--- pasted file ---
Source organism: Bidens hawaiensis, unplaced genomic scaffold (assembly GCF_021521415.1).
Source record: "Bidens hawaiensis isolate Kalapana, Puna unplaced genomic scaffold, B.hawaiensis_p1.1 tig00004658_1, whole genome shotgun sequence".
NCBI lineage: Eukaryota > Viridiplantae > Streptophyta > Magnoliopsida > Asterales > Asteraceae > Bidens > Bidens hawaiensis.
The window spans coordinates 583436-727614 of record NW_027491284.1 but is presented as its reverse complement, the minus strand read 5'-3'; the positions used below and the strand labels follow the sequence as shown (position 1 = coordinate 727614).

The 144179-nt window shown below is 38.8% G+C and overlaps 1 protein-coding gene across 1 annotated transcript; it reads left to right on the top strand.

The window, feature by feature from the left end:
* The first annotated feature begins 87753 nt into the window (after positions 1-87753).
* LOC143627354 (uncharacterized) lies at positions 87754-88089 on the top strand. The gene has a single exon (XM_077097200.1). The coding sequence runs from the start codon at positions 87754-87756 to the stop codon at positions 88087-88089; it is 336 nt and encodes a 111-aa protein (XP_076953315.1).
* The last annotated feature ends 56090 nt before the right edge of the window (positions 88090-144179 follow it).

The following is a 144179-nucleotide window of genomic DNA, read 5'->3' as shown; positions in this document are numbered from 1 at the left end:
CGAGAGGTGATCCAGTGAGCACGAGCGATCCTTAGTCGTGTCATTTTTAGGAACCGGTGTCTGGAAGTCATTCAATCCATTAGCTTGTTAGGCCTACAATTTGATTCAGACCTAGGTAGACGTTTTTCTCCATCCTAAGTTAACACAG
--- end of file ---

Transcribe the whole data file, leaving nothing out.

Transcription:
Source organism: Bidens hawaiensis, unplaced genomic scaffold (assembly GCF_021521415.1).
Source record: "Bidens hawaiensis isolate Kalapana, Puna unplaced genomic scaffold, B.hawaiensis_p1.1 tig00004658_1, whole genome shotgun sequence".
NCBI lineage: Eukaryota > Viridiplantae > Streptophyta > Magnoliopsida > Asterales > Asteraceae > Bidens > Bidens hawaiensis.
The window spans coordinates 583436-727614 of record NW_027491284.1 but is presented as its reverse complement, the minus strand read 5'-3'; the positions used below and the strand labels follow the sequence as shown (position 1 = coordinate 727614).

The 144179-nt window shown below is 38.8% G+C and overlaps 1 protein-coding gene across 1 annotated transcript; it reads left to right on the top strand.

The window, feature by feature from the left end:
* The first annotated feature begins 87753 nt into the window (after positions 1-87753).
* LOC143627354 (uncharacterized) lies at positions 87754-88089 on the top strand. The gene has a single exon (XM_077097200.1). The coding sequence runs from the start codon at positions 87754-87756 to the stop codon at positions 88087-88089; it is 336 nt and encodes a 111-aa protein (XP_076953315.1).
* The last annotated feature ends 56090 nt before the right edge of the window (positions 88090-144179 follow it).

The following is a 144179-nucleotide window of genomic DNA, read 5'->3' as shown; positions in this document are numbered from 1 at the left end:
CGAGAGGTGATCCAGTGAGCACGAGCGATCCTTAGTCGTGTCATTTTTAGGAACCGGTGTCTGGAAGTCATTCAATCCATTAGCTTGTTAGGCCTACAATTTGATTCAGACCTAGGTAGACGTTTTTCTCCATCCTAAGTTAACACAG